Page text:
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filed: April 14, 1987.


Appeal from the Judgment of the Court of Common Pleas, Civil Division, of Beaver County at No. 1256 of 1984.


Daniel W. Ernsberger, Pittsburgh, for appellant.

Harriet F. Withstandley, Philadelphia, for appellee.

Cirillo, President Judge, and Rowley and Popovich, JJ.

Author: Rowley

[ 362 Pa. Super. Page 313]


This is an appeal from the entry of a summary judgment in favor of Bell Telephone Company of Pennsylvania. Appellant presents two issues for review. We affirm.

[ 362 Pa. Super. Page 314]

Appellant is a former employee of ARCO, and he received numerous harassing phone calls. After consulting a local police chief and the current Beaver County telephone book which said that "unless that person has first obtained the consent of one or both of the parties" participating in the call, it is a crime for that person to tap the phone, appellant taped some phone calls. Thereafter appellant obtained the consent of his supervisor at ARCO, who himself had obtained the consent of ARCO's in-house counsel, to tape a phone conversation between appellant and a former ARCO employee whom appellant suspected of making the harassing calls. The call was made on ARCO's premises, and thereafter, appellant and his supervisor were fired for illegally taping the phone call with the former employee.

Appellant sued Bell by filing a five count complaint. The second count of the complaint is for negligent rendering of legal advice and counts three and four are for products liability under sections 402A and B of the Restatement (Second) of Torts. After the pleadings were closed, both parties*fn1 moved for summary judgment. Appellant's motion was denied, but Bell's motion was granted as to all counts of the complaint. In this appeal, appellant raises issues only as to counts two, three and four of his complaint.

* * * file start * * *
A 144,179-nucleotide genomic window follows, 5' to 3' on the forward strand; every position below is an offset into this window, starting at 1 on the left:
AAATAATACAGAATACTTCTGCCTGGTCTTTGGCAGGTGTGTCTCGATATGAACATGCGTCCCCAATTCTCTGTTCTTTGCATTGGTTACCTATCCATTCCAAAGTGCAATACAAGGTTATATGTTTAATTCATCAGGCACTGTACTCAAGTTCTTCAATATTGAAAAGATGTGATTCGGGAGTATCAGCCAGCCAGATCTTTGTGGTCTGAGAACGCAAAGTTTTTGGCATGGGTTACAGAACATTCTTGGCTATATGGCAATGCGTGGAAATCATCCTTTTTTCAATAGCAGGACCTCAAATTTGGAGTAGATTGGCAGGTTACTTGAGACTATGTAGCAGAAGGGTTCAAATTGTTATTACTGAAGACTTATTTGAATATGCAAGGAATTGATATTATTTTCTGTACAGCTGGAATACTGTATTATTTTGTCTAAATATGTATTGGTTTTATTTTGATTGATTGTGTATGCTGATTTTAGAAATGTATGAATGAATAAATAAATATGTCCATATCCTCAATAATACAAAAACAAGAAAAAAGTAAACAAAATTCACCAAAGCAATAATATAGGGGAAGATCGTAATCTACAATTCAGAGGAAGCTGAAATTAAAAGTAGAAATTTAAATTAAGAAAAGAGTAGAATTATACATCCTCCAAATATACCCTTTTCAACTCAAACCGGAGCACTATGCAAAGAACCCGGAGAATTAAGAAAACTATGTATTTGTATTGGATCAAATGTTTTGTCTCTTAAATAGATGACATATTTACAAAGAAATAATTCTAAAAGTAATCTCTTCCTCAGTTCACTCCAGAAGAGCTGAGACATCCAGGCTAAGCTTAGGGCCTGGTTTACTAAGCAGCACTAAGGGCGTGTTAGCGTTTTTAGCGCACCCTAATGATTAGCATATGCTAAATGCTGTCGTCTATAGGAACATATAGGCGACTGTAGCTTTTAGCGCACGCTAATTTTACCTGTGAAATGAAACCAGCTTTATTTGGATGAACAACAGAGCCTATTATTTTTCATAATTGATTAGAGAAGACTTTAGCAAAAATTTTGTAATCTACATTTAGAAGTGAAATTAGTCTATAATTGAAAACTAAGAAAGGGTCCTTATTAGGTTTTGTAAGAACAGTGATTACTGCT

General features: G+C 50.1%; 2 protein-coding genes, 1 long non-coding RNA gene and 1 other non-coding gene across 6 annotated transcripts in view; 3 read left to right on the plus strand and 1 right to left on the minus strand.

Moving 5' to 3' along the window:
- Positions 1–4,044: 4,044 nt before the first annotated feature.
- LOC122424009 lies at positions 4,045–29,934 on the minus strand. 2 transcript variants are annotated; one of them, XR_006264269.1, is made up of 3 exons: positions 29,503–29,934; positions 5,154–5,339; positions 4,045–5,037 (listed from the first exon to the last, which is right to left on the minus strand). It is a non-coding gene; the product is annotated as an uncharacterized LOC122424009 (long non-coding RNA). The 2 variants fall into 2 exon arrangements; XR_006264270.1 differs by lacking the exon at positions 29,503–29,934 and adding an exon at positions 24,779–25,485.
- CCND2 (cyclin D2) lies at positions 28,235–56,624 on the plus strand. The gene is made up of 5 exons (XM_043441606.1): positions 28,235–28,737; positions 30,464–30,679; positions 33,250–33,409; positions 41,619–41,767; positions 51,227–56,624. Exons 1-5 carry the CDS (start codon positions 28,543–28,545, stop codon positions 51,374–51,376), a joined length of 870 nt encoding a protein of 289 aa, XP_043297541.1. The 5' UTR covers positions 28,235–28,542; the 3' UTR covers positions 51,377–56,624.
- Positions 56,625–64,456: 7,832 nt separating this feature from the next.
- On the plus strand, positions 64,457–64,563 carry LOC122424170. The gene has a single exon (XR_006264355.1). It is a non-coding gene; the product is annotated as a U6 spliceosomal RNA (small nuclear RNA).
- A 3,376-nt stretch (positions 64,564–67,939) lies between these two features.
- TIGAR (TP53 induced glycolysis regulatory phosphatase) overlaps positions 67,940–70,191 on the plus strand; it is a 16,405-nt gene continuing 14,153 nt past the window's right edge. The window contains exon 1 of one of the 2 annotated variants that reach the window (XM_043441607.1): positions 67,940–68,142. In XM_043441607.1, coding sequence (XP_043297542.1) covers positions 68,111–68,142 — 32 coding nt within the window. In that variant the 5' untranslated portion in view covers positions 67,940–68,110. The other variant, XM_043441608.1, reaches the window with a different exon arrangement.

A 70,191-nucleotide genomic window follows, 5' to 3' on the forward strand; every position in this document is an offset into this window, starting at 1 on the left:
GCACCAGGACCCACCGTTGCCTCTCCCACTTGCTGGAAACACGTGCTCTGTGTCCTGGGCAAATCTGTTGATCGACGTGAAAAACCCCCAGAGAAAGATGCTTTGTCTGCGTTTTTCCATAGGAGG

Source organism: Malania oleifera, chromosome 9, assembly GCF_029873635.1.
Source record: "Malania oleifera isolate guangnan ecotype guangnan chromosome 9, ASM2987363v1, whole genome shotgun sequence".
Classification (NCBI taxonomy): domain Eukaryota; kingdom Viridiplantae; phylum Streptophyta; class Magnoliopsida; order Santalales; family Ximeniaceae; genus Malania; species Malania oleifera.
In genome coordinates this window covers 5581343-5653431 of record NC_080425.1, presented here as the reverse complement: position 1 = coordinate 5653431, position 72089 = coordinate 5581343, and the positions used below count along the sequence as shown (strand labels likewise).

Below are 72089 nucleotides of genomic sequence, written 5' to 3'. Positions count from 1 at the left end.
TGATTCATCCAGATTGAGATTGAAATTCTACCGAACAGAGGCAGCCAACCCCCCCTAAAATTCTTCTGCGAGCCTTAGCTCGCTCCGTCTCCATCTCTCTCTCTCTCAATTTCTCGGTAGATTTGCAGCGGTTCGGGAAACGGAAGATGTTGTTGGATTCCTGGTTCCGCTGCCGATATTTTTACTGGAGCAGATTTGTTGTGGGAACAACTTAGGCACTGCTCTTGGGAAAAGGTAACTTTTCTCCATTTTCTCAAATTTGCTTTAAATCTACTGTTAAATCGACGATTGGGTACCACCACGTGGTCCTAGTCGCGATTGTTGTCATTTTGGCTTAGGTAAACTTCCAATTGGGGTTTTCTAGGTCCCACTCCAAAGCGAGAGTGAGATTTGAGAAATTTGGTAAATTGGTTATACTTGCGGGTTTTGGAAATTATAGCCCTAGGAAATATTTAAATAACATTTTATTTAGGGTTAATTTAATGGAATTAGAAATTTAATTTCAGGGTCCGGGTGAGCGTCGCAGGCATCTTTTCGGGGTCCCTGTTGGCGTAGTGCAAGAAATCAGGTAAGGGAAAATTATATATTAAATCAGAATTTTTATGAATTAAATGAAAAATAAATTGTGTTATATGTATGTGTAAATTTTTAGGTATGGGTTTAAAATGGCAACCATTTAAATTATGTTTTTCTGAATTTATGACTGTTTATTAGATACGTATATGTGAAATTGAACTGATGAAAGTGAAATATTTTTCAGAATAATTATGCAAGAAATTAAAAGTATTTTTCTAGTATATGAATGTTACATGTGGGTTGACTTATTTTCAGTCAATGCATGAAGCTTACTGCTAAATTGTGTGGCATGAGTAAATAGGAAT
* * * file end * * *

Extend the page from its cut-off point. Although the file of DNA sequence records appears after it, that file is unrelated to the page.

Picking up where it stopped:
Appellant first argues that sections 402A and B of the Restatement should be extended to include recovery for non-physical harm such as injury to reputation and wage loss caused by defective products because tort liability in the present case is consistent with the expressed public policy behind the Restatement sections. Bell argues, inter alia,*fn2 that products liability applies only where there is physical harm caused by exposure to a hazardous product and that appellant's economic loss is not property damage

[ 362 Pa. Super. Page 315]

    and therefore not recoverable under a theory of products liability. In entering summary judgment in favor of Bell as to counts three and four of appellant's complaint, the trial court concluded that "the factual situation alleged by [appellant] does not come within the purview of said legal theory" and that appellant did "not allege the type of condition or harm contemplated" by the Restatement.

Appellant's complaint alleges that: 1) Bell is in the business of selling telephone books; 2) that the book reached appellant without a substantial change in its condition, and 3) that the phone book was defective and unreasonably dangerous in that it a) misstated the law on wire taps, b) misstated its authority to render legal advice, and c) was made without authority to render legal advice. The damages alleged are that appellant "suffered both financial and emotional harm relating to the benefits of employment and the stigma associated with such a discharge. [Appellant] has suffered and will continue to suffer harm to his reputation in the community." R.R. 159-160.